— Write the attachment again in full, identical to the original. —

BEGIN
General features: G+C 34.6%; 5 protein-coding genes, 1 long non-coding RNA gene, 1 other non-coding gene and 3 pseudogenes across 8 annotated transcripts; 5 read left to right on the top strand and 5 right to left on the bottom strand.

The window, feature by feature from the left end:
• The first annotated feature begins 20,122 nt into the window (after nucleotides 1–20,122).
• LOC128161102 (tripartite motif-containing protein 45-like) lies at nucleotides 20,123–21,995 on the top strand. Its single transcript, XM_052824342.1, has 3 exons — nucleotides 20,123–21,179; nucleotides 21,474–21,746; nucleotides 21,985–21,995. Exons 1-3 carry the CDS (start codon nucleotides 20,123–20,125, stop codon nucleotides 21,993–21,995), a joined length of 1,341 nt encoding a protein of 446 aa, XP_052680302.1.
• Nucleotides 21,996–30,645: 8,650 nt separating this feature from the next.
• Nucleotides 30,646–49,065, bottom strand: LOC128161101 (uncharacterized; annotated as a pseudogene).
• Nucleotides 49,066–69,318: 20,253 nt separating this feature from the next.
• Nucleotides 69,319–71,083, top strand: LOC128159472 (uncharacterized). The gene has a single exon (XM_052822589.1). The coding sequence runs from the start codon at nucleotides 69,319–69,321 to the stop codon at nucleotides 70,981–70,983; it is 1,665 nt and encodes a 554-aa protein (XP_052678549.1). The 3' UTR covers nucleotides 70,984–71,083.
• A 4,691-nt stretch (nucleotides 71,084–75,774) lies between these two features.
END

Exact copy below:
General features: G+C 34.6%; 5 protein-coding genes, 1 long non-coding RNA gene, 1 other non-coding gene and 3 pseudogenes across 8 annotated transcripts; 5 read left to right on the top strand and 5 right to left on the bottom strand.

The window, feature by feature from the left end:
• The first annotated feature begins 20,122 nt into the window (after nucleotides 1–20,122).
• LOC128161102 (tripartite motif-containing protein 45-like) lies at nucleotides 20,123–21,995 on the top strand. Its single transcript, XM_052824342.1, has 3 exons — nucleotides 20,123–21,179; nucleotides 21,474–21,746; nucleotides 21,985–21,995. Exons 1-3 carry the CDS (start codon nucleotides 20,123–20,125, stop codon nucleotides 21,993–21,995), a joined length of 1,341 nt encoding a protein of 446 aa, XP_052680302.1.
• Nucleotides 21,996–30,645: 8,650 nt separating this feature from the next.
• Nucleotides 30,646–49,065, bottom strand: LOC128161101 (uncharacterized; annotated as a pseudogene).
• Nucleotides 49,066–69,318: 20,253 nt separating this feature from the next.
• Nucleotides 69,319–71,083, top strand: LOC128159472 (uncharacterized). The gene has a single exon (XM_052822589.1). The coding sequence runs from the start codon at nucleotides 69,319–69,321 to the stop codon at nucleotides 70,981–70,983; it is 1,665 nt and encodes a 554-aa protein (XP_052678549.1). The 3' UTR covers nucleotides 70,984–71,083.
• A 4,691-nt stretch (nucleotides 71,084–75,774) lies between these two features.